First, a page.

When it comes to a summer outing, try to keep the things you have to bring (and later find a place for) at a minimum. If you’re headed to the beach, pack a bag of the essentials — sunblock, towels, (deflated) inflatables and sunglasses — and keep it at the ready so the day doesn’t become all loading the car and no fun.

To keep from gathering too much stuff, the Krazy Coupon Lady says, borrow instead of buying. Public libraries are a great source of books, movies and even power tools, and when you’re done using them, you can simply return them. Another suggestion? Read digital books and magazines to keep from having to shelve your summer reading long-term. And always borrow or rent a kayak, canoe or personal watercraft unless you know you’ll use it every week.

To keep summer-only stuff from creating #clutter throughout the home, establish “drop zones,” Simplify 101 says. “A hook or shelf by the main entrance/exit of your home makes a terrific drop zone. As an added bonus, this area can also serve as a launch pad when you’re ready to head out on your next summer outing.”

Summer is all about relaxation. To maximize your R&R, make it simple for yourself, your family and friends to get out and enjoy the weather without making packing, organization and storage a burdensome chore before and long after the outing. You’ll never miss that extra stuff.

Take Advantage of Extra Daylight for Summer Fun

More hours of daylight mean more hours for summer fun. Wake up early to enjoy the sunrise, then get out and enjoy the sun by taking a long hike in the wilderness, Ecological Calendar suggests. Invite friends and family to enjoy the twilight hours at a cookout after work, or take the day off to go swimming or boating. Cool off with an ice cream cone or tall class of lemonade. Starting Saturday, the days will slowly get shorter and shorter until there’s as little as nine hours of daylight in the lower 48 states, so the #solstice invites you to make the most of summer while you can.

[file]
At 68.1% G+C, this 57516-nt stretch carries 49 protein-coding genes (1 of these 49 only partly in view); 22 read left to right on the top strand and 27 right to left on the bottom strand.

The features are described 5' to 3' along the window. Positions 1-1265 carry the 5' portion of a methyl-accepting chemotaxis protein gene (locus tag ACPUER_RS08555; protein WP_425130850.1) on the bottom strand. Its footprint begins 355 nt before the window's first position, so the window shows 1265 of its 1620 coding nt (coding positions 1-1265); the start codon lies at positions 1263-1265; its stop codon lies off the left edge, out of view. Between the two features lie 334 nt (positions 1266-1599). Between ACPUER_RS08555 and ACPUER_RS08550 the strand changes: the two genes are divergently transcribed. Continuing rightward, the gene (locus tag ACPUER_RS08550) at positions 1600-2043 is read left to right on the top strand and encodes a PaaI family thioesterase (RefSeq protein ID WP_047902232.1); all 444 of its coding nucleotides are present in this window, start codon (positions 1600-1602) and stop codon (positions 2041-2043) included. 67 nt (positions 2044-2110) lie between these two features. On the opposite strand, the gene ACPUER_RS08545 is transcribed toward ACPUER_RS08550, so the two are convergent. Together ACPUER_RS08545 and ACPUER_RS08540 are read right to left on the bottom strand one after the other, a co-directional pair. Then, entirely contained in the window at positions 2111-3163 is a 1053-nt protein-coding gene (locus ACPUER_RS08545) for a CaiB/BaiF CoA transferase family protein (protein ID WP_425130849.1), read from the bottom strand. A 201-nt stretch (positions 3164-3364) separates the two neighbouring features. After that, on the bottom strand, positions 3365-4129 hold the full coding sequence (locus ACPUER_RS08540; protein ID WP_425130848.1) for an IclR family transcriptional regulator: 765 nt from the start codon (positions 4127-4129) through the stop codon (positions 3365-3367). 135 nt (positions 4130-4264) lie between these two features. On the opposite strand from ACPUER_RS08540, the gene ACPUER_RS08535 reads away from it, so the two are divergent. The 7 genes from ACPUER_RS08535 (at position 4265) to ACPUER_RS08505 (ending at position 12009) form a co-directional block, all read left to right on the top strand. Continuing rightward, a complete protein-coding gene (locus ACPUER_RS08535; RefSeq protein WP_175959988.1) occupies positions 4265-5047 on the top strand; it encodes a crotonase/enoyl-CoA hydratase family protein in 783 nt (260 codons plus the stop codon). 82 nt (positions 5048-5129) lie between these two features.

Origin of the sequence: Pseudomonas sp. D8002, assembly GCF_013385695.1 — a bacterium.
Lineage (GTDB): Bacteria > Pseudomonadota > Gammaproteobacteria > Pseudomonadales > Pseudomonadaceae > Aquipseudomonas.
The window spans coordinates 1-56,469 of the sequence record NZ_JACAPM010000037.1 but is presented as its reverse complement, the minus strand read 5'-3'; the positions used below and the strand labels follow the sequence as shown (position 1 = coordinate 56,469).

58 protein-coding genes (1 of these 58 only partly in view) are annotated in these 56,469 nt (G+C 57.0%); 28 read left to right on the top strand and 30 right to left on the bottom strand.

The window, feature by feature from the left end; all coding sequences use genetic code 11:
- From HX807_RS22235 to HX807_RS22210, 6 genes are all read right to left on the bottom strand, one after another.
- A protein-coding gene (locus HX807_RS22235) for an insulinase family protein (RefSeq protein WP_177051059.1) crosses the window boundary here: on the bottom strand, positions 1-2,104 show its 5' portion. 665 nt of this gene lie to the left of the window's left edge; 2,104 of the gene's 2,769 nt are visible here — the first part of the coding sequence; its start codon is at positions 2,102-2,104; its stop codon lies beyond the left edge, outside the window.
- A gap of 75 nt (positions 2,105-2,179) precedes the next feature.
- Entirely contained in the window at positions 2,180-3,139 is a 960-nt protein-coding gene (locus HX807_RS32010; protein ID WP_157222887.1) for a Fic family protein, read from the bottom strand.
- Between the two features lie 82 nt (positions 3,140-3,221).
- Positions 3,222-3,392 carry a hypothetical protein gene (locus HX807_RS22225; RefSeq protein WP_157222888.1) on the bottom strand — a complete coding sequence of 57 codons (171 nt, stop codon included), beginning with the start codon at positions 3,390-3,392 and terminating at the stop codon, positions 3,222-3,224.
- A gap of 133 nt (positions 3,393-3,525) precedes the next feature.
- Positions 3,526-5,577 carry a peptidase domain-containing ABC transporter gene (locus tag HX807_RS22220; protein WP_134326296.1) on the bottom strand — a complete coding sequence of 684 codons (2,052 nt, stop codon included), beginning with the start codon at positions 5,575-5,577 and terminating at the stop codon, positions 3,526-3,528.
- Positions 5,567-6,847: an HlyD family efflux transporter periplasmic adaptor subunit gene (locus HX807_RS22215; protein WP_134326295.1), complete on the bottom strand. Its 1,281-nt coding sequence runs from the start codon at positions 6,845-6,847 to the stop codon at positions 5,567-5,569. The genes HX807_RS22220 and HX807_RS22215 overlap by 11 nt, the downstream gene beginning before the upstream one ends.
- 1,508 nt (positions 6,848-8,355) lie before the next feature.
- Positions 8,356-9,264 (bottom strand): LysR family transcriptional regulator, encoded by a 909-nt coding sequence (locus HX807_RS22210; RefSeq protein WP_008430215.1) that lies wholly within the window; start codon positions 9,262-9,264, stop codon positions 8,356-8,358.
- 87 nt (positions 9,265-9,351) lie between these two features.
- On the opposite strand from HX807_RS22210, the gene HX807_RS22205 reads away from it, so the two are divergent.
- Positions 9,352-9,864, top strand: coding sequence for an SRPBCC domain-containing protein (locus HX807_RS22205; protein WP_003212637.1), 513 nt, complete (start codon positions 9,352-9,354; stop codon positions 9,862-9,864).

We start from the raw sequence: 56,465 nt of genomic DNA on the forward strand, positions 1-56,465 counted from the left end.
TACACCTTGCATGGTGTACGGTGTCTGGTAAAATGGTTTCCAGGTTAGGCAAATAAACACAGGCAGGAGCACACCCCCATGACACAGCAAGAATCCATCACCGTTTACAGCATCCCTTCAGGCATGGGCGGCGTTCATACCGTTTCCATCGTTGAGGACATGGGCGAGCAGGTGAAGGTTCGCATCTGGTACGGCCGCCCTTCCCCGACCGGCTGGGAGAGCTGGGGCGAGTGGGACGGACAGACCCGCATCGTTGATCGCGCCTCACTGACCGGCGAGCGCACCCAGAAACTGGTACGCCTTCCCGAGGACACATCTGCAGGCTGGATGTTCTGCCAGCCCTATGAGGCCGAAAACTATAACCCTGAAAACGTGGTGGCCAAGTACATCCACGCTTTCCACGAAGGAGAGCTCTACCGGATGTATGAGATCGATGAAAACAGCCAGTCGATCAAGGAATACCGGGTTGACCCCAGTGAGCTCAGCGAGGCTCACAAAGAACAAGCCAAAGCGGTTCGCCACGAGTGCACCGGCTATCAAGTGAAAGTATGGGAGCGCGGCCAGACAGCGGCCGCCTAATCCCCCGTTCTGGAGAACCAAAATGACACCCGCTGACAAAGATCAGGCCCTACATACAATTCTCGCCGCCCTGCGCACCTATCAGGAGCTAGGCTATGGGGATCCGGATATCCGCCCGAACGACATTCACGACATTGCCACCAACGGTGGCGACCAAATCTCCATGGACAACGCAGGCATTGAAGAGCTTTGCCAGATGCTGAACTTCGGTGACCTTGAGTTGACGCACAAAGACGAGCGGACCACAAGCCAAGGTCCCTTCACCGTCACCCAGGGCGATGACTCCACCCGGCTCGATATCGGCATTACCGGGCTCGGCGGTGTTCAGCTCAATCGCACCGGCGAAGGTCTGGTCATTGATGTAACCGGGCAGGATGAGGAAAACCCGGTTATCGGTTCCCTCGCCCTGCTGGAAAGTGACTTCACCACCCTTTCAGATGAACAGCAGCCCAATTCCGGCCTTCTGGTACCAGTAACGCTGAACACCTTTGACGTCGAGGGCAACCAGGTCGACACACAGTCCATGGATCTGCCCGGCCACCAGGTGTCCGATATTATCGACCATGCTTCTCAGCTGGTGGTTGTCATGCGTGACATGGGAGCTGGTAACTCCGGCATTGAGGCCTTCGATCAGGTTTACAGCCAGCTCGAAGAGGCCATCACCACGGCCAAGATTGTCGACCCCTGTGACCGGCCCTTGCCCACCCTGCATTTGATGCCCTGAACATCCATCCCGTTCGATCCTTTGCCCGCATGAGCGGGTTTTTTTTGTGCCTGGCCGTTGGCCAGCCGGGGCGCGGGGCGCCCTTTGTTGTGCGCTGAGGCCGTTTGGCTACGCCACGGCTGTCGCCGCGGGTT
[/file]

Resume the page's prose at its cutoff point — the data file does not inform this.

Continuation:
Set Goals on the Longest Day of the Year

You’ll cast the year’s smallest noontime shadow when the summer solstice arrives at 11:54 EDT on Friday, but that doesn’t mean that you shouldn’t make big plans. Use the sun’s extended presence to get recalibrate yourself toward life goals, Vogue suggests. “Energetically, it’s a great time for a check-in,” says healer Emily Mikaelah. “Take the time to ask yourself, ‘What progress has been made on my dreams?’ and ‘Have I been doing my part to make them come into fruition?’ The fruit is ripening soon, and we want to pick it off the branch when it’s at its peak.”

Celebrate the Summer Solstice

Friday, June 21 marks this year’s summer #solstice — the longest day of 2019. Every location north of the equator worldwide will have at least 12 hours of daylight, and a few U.S. cities — in Alaska, naturally — will see no sunset whatsoever. Celebrate the sun by making sun tea, planting a garden or making a solstice feast of fresh (yellow) summer ingredients such as lemons and summer squash, WikiHow suggests. As the sun finally sets, light a candle or bonfire and keep it lit until the sun rises again, as the ancient pagans once did to honor of the gifts of dark and light.